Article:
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Sunday, 6 August 2017

Ikebana Today 61

Is Ikebana spiritual training? In the 16th century, Senno Ikenobo stated that practicing Ikebana might lead you to enlightenment. Many Ikebana practitioners see the truth in his words and Japanese in general seem to regard Ikebana as a kind of spiritual training.

However, it was Mirei Shigemori who declared in 1933 that Ikebana has nothing to do with spiritual training nor any moral teachings. Then, what is Ikebana? Shigemori regarded it as art. His movement is called the Shinko-Ikebana-sengen and it changed Ikebana significantly.

Actually Ikebana was transformed significantly in the Showa period (1926 - 1989). In the 1920s free style Ikebana was seen for the first time. This was a really big change in Ikebana history. Shinko-Ikebana Sengen began in the 1930’s. During the WWⅡ (1939 - 1945), Ikebana had almost disappeared from Japan. After the war, Ikebana suddenly became popular. In the next decades, an Ikebana boom occurred in Japan in which the largest number of people engaged in Ikebana in history.

These changes are all related. The perception of Ikebana as art rather than as spiritual training brought the Ikebana boom in the Showa period. This is most likely due to the influence of Shigemori. I’ll look into more what he was thinking of at that time.

Looking back, I feel that my view on Ikebana was also influenced by Shigemori. If I was convinced that Ikebana was a kind of spiritual training, I would have started it much earlier. I remember talking to one of my old friends about my doubt about Ikebana. Is it really worth doing? Will it take me where I would like to be? Wouldn’t I regret having invested so much time in Ikebana in the future? “As it is the way of flower, it will be good for you” “I suppose” Both of us were not so sure. I could not make my mind for a long time, maybe because of Shigemori.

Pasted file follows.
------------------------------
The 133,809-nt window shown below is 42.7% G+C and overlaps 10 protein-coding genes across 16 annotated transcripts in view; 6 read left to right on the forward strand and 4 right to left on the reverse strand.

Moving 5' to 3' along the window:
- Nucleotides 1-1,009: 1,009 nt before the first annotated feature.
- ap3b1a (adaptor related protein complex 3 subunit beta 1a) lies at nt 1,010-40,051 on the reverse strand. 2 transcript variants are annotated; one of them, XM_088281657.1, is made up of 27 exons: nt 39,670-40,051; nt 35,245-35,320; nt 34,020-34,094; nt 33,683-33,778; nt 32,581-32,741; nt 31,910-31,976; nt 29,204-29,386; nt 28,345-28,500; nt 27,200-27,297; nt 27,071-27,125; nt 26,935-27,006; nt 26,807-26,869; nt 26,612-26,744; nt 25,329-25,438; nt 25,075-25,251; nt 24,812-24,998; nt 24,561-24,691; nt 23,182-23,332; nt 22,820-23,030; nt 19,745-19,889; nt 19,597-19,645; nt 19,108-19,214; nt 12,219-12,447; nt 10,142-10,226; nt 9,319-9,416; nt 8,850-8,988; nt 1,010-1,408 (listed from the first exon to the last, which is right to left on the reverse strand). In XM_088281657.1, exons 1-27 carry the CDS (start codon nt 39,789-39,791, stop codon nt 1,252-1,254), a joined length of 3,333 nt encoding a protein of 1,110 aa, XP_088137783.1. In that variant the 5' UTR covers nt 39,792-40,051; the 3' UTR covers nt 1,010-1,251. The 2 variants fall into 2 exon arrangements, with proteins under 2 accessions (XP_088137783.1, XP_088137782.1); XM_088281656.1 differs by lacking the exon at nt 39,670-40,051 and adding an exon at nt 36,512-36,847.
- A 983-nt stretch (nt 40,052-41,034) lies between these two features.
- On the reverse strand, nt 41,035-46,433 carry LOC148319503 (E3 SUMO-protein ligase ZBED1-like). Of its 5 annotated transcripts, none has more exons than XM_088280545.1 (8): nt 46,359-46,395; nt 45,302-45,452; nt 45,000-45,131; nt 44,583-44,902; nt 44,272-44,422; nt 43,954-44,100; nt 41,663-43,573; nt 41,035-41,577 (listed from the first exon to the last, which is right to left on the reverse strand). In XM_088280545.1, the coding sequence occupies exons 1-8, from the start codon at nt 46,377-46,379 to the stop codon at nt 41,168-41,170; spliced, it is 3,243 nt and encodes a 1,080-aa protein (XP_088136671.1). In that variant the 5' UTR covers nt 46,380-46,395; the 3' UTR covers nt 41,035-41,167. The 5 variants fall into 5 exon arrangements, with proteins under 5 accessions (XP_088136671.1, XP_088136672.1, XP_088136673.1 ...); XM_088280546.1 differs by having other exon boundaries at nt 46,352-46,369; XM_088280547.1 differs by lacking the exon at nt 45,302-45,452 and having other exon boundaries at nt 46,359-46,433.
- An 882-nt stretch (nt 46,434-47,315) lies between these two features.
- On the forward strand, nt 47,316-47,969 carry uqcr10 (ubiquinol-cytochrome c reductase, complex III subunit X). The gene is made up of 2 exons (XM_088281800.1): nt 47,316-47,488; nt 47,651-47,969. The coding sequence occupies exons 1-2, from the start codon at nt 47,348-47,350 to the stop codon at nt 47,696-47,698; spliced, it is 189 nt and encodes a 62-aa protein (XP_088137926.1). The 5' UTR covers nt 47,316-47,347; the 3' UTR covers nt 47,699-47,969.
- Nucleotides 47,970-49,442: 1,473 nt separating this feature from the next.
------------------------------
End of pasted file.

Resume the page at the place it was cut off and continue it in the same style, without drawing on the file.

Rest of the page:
On 18 August Dr Kobayashi will talk about Ikebana at the University of Melbourne. She is the president of International Society of Ikebana Studies.

I recently started a new project, The Salvos community fundraising through Ikebana workshops. By hosting our workshop, you can earn $200 and donate $50 to a charity. This is ideal for cafes, educational institutions, churches etc. Please check our website.

Please download free Ikebana calendars with this image from my website.


Thursday, 3 August 2017

Wednesday, 12 July 2017

Monday, 10 July 2017

Friday, 7 July 2017

Ikebana Today 60

I have been talking about what Ikebana is from various view points. A well supported definition of Ikebana is that it is a spiritual training. However, what it means is rather complicated. Zen philosophy may be helpful to understand Ikebana as a spiritual training, but as I mentioned in the previous issues, I have many questions about such an approach. Zen philosophy alone cannot explain all aspects of Ikebana nor Japans culture.  

As my previous essays suggest, thinking about Ikebana is closely related to thinking about Japanese culture. Also, studying history of Ikebana is actually studying about Japanese history. The rise of samurai class as political power affected Ikebana style and economical power of merchant class in Edo period also affected Ikebana. Ikebana as a part of the Japanese culture changes in accordance with it society.     

Let’s now consider Ikebana as spiritual training further. First of all, are we practicing Ikebana as a spiritual training today? If so, spiritual aspects should be included in Ikebana teaching, and we should expect Ikebana teachers to be highly virtuous. In my view, that is not the case, although, off course, there are so many variables. The point is that there is a reason for this. Actually the traditional notion of Ikebana as a spiritual training was strongly denied in the early 20th century.     

It was Mirei Shigemori who provoked a notion that Ikebana has nothing to do with a spiritual training. He influenced many Ikebana artists including head masters of Sogetsu school and Ohara school, the two of the three major Ikebana schools. As I mentioned before, Shigemori is one the greatest Japanese garden designers in 20th century. In fact, his garden designs inspired me so much that I decided to study about Japanese gardens and got a qualification as a garden designer. I’ll write a bit more about Shigemori in the next issue and then I’ll write about my thoughts on Ikebana as a spiritual training. 

In June I talked about Ikebana at NGV, and Dr Kobayashi, president of International Society of Ikebana Studies will also talk about Ikebana at the University of Melbourne on 18 August, 2017. Details will be on my website.